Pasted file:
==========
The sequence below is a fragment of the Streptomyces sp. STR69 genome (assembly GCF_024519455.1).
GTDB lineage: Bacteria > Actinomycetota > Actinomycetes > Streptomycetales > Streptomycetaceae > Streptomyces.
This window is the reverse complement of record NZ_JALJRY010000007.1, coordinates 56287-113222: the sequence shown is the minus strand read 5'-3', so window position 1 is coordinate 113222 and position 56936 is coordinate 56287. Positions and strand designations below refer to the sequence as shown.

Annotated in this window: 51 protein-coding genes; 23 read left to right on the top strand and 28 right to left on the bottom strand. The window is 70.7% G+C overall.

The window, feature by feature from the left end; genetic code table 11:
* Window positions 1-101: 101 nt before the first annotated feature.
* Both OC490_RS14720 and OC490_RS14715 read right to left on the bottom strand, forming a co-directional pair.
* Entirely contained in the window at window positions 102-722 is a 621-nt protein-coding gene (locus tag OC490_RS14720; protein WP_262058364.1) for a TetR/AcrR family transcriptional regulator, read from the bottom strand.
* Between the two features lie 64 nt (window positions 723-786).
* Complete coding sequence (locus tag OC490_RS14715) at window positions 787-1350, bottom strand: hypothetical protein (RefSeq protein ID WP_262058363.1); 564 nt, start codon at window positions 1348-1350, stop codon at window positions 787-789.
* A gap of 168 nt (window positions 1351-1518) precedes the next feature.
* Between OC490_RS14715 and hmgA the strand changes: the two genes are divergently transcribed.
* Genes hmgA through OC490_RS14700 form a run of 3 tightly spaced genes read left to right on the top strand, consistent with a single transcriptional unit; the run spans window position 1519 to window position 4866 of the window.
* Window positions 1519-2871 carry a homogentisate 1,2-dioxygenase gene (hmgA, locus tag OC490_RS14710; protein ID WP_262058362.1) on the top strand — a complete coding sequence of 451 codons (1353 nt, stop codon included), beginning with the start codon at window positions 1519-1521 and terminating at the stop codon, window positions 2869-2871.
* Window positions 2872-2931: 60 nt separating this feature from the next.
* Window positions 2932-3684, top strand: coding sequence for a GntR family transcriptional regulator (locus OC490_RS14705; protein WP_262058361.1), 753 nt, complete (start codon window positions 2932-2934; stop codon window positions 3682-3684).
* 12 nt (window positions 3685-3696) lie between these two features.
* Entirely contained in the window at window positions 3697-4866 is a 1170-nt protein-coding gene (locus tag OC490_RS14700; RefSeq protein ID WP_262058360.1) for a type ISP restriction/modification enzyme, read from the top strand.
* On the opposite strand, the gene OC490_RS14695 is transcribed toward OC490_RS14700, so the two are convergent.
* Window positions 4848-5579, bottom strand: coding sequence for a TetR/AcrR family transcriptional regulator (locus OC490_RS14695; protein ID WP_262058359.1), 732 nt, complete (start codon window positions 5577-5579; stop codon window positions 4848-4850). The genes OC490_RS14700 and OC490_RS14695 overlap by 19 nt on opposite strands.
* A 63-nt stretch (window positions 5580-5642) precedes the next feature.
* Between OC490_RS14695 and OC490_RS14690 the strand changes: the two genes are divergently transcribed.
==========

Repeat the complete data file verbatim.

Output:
The sequence below is a fragment of the Streptomyces sp. STR69 genome (assembly GCF_024519455.1).
GTDB lineage: Bacteria > Actinomycetota > Actinomycetes > Streptomycetales > Streptomycetaceae > Streptomyces.
This window is the reverse complement of record NZ_JALJRY010000007.1, coordinates 56287-113222: the sequence shown is the minus strand read 5'-3', so window position 1 is coordinate 113222 and position 56936 is coordinate 56287. Positions and strand designations below refer to the sequence as shown.

Annotated in this window: 51 protein-coding genes; 23 read left to right on the top strand and 28 right to left on the bottom strand. The window is 70.7% G+C overall.

The window, feature by feature from the left end; genetic code table 11:
* Window positions 1-101: 101 nt before the first annotated feature.
* Both OC490_RS14720 and OC490_RS14715 read right to left on the bottom strand, forming a co-directional pair.
* Entirely contained in the window at window positions 102-722 is a 621-nt protein-coding gene (locus tag OC490_RS14720; protein WP_262058364.1) for a TetR/AcrR family transcriptional regulator, read from the bottom strand.
* Between the two features lie 64 nt (window positions 723-786).
* Complete coding sequence (locus tag OC490_RS14715) at window positions 787-1350, bottom strand: hypothetical protein (RefSeq protein ID WP_262058363.1); 564 nt, start codon at window positions 1348-1350, stop codon at window positions 787-789.
* A gap of 168 nt (window positions 1351-1518) precedes the next feature.
* Between OC490_RS14715 and hmgA the strand changes: the two genes are divergently transcribed.
* Genes hmgA through OC490_RS14700 form a run of 3 tightly spaced genes read left to right on the top strand, consistent with a single transcriptional unit; the run spans window position 1519 to window position 4866 of the window.
* Window positions 1519-2871 carry a homogentisate 1,2-dioxygenase gene (hmgA, locus tag OC490_RS14710; protein ID WP_262058362.1) on the top strand — a complete coding sequence of 451 codons (1353 nt, stop codon included), beginning with the start codon at window positions 1519-1521 and terminating at the stop codon, window positions 2869-2871.
* Window positions 2872-2931: 60 nt separating this feature from the next.
* Window positions 2932-3684, top strand: coding sequence for a GntR family transcriptional regulator (locus OC490_RS14705; protein WP_262058361.1), 753 nt, complete (start codon window positions 2932-2934; stop codon window positions 3682-3684).
* 12 nt (window positions 3685-3696) lie between these two features.
* Entirely contained in the window at window positions 3697-4866 is a 1170-nt protein-coding gene (locus tag OC490_RS14700; RefSeq protein ID WP_262058360.1) for a type ISP restriction/modification enzyme, read from the top strand.
* On the opposite strand, the gene OC490_RS14695 is transcribed toward OC490_RS14700, so the two are convergent.
* Window positions 4848-5579, bottom strand: coding sequence for a TetR/AcrR family transcriptional regulator (locus OC490_RS14695; protein ID WP_262058359.1), 732 nt, complete (start codon window positions 5577-5579; stop codon window positions 4848-4850). The genes OC490_RS14700 and OC490_RS14695 overlap by 19 nt on opposite strands.
* A 63-nt stretch (window positions 5580-5642) precedes the next feature.
* Between OC490_RS14695 and OC490_RS14690 the strand changes: the two genes are divergently transcribed.